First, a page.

Uh huh. Yeah.

I have no problem adopting from Animal Control. They have what I think is a very reasonable questionaire: Do you have landlord approval if you rent, how much time can you spend with your pet, can you provide shelter and attention if the pet will be primarily outdoors, do you have small children, what are your current pets, and what happened to your past pets. That's about it. I've seen the volunteers do some very good work based off that simple questionaire. For example, one volunteer steered a family with three preschool aged children away from an 8-week-old chihuahua mix and towards a year-old retriever mix. Worked out perfectly.
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  #27  
Old 02-01-2012, 11:47 PM
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There are some good rescues, there are some sh*tty rescues. There are some sh*tty workers in good rescues. A friend of mine just had her adopted horse taken away from her because she was "abusing the mare." And by "abuse" she meant "used a snaffle bit".
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  #28  
Old 02-02-2012, 03:01 AM
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A snaffle is abuse?! So 99% of broke horses are abused? Common now!

I am really put off by rescuces due to this kind of treatment. I think private rescue may be a better choice for me due to having a small child, a dog and a cat already in my home BUT the local pound sounds a lot better to me if they aren't going to give me a ton of crap. I'm not going to jump through hoops to get a pet. I treat my dog well. He lives a great life. I will answer questions within reason and that's it. If not, sadly I will move on and find another dog in need of a home.
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  #29  
Old 02-02-2012, 08:10 AM
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Quote:
Originally Posted by stardogs View Post
I really wonder if this differs by region. I've yet to run into these nutty rescues, and I volunteer with 2, worked at a shelter that networked with (screened) rescues, etc. I know they exist, so maybe I'm just lucky?!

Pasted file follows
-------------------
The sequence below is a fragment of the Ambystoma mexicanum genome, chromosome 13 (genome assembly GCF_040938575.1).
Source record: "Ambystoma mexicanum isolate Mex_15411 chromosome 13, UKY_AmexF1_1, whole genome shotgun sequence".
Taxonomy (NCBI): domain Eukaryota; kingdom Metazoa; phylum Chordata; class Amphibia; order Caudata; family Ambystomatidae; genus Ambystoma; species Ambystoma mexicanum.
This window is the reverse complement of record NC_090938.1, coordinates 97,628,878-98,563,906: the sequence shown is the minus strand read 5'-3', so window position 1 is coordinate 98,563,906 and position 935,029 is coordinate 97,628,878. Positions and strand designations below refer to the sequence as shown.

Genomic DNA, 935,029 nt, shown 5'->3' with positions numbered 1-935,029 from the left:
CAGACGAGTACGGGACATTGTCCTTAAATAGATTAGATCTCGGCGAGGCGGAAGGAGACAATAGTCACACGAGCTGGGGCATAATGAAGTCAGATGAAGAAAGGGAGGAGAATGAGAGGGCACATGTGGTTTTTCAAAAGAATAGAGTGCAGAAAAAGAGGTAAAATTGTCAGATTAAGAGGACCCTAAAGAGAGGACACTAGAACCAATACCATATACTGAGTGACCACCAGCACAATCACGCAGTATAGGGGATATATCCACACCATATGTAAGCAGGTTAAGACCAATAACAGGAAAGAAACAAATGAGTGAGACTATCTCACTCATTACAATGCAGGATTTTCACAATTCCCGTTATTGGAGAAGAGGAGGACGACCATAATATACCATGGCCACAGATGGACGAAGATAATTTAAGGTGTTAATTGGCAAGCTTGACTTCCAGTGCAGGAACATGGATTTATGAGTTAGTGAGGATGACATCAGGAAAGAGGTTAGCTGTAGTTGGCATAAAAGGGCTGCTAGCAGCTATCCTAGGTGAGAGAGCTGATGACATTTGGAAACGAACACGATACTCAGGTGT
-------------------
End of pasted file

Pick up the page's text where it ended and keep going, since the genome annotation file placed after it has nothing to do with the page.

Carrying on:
Yeah I've never had this problem with a rescue. Although my dad said that when they applied to adopt Wilson (one of our fosters with the ACD rescue) he was a little taken aback by all the questions they asked. I didn't think it was that bad - they asked about fences, previous dogs, vet reference, how many people in the house, etc etc but maybe it's because I've been exposed to it for awhile now.

I don't know, maybe it's because I've fostered but I don't have a problem with most rescue applications/processes as long as the people I'm working with are pleasant and flexible. Our first foster (an ACD) was adopted to a guy that lived in a condo. Most rescues wouldn't have even considered him but the guy was a long distance runner. He had all these plans for hiking and running and having fun with his dog, they were a fantastic fit. So the rescue made an exception for him.

The problems and hurt feelings come around when rescues don't make that exception. I get that, I really do, I just think it must be a much worse problem in rescues in other areas because I haven't seen it here. I'm really glad - I feel like the places here actually do want to help dogs and they don't treat people who want to adopt like idiots about it.
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  #30  
Old 02-02-2012, 10:20 AM
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My dogs have all been easy to adopt. Not once have I had a home check, not once have I even been asked about fences.